Is the human brain considered plastic? Yes, but unfortunately many people don’t know it. And, even though science now proves that the brain can structurally and functionally reorganize itself, many of us still live our lives as though we are stuck with whatever nature or God provided. Instead, ongoing studies now show that not only does our brain change in size and function throughout our lifetimes; certain areas compete for specific territory within the brain verifying a “use it or lose it” quality. For those of us who want to continue to embrace the best life has to offer, we’d be wise to continue to grow our brains on a daily basis.
There’s a very valid reason why most of us don’t know that the brain is so plastic. That’s because until the mid-1900s most scientists believed that the brain was a complex machine. If one part wore out, broke down or was damaged, no solution existed. This idea of a machine-like brain was considered genetically predetermined or “fixed” and incapable of much change throughout a person’s lifetime. Even those scientists that admitted that there was a growth period for a child’s brain refused to acknowledge that growth beyond childhood was possible. That fixed way of seeing the brain called “localizationism” also applied to the senses like seeing, hearing, taste, touch, smell, and balance. And as happens with many scientific discoveries, even though there is now irrefutable proof that the brain and senses have an unexpectedly plastic nature, many refuse to accept the data.
What are some of the more exciting aspects of such knowledge? A book entitled The Brain That Changes Itself by Norman Doidge, M.D. is a good place to start if you care to learn more. Doidge offers dozens of stories of people with severe brain damage and malfunction who have learned to re-train their brains dramatically and function well in the world. If people with extreme trauma can learn and readjust, there is a tremendous opportunity for all the rest of us. While there is still substantial evidence that young children have a superior learning period for brain growth, there is equally compelling evidence that the ability of the brain to continually reinvent itself occurs for an entire lifetime. In other words, all of us have the ability to learn and grow our minds for as long as we are alive.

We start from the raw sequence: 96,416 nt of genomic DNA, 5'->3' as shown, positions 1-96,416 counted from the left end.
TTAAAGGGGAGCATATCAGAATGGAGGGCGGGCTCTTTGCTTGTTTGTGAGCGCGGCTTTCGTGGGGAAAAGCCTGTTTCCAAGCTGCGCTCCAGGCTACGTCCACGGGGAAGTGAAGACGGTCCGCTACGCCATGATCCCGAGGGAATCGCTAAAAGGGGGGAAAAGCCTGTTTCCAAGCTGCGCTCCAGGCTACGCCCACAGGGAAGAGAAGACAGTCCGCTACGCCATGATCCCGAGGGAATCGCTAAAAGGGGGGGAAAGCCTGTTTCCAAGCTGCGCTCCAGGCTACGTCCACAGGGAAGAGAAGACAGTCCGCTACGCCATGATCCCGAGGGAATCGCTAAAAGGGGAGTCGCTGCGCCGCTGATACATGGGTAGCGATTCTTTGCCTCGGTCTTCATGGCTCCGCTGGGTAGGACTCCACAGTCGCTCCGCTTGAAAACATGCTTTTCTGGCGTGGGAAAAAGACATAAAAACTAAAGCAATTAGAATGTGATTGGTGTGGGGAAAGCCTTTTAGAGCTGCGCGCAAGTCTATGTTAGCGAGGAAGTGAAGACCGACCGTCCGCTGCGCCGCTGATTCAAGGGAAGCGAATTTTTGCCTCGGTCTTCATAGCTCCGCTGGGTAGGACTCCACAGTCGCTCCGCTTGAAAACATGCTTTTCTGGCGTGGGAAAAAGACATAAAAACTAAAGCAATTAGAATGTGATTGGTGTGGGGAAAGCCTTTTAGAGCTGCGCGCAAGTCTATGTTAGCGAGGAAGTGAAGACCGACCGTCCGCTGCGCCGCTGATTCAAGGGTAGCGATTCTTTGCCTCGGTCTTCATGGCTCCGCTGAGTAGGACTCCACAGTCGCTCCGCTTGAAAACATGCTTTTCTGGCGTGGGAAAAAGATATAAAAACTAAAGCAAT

But there is a downside to brain plasticity. Because our minds know how to reorganize both size and function to rehabilitate itself, it “competes” for space within our brains. Not only will it atrophy if not used, but it will also give more and more “territory” to the thoughts and experiences that are most frequently encountered. For example, the reason it is so difficult to learn a new language as we age is that the brain area for language has been taken over by our native tongue to a large extent by the time we become young adults. Children learn languages easier than we do because there is still room in their minds (especially in the language area of the brain). Adults then must practice and focus much more when we get older to force our brains to allow the new language a space in a full brain.
Wonder why we have so much trouble breaking a bad habit? Again, the use it or lose it aspect of brain plasticity asserts itself in this area as well. For example, say you’ve wanted to exercise more to fulfill a New Year’s Resolution. Unfortunately, your old brain map has become rutted with all the excuses you’ve used in the past to avoid exercise—and pretty much taken over any brain territory that might have been available to introduce a healthy and energetic you. To now change—and yes you can change—you will have to concentrate and create new brain areas/maps in your mind to develop the new habit. The good news is that once your new habit has become routine, your brain map will now consistently remind you of that new routine and help you stay healthy.
Norman Doidge explains it by saying that we used to think of our brains, “…as a container and learning as putting something into it. When we try to break a bad habit, we think the solution is to put something new into the container. But when we learn a bad habit, it takes over a brain map, and each time we repeat it, it claims more control of that map and prevents the use of that space for ‘good’ habits. That is why ‘un-learning’ is often a lot harder than learning…”
Obviously, there is a lot more to learn about our brain as a living, growing aspect of our physical selves. But if we start out knowing that we can grow and change our brains to create a happier and more meaningful life, then we will be off to a great start. In the days ahead, let’s all know that any habit that we want to change can be changed with effort. Let’s also know that we can continue to learn and develop for our entire lives—and as long as we use it, we’ll never lose it!
So often time it happens, we all live our life in chains, and we never even know we have the key. ~The Eagles, “Already Gone”
“Imagination is everything. It is the preview of life’s coming attractions” – Albert Einstein
“We see with our brains, not our eyes.“—Paul Bach-y-Rita
Gary Lange says
Sounds like you really liked the book. Shall I put it on my list?
Kathy Gottberg says
Hi Gary…yes, I think you’d like this one. I found it really interesting. You can get it on Kindle or the library has one too….but I liked it so much I’ve bought a copy–you’ll be reading more about it here in the future!!!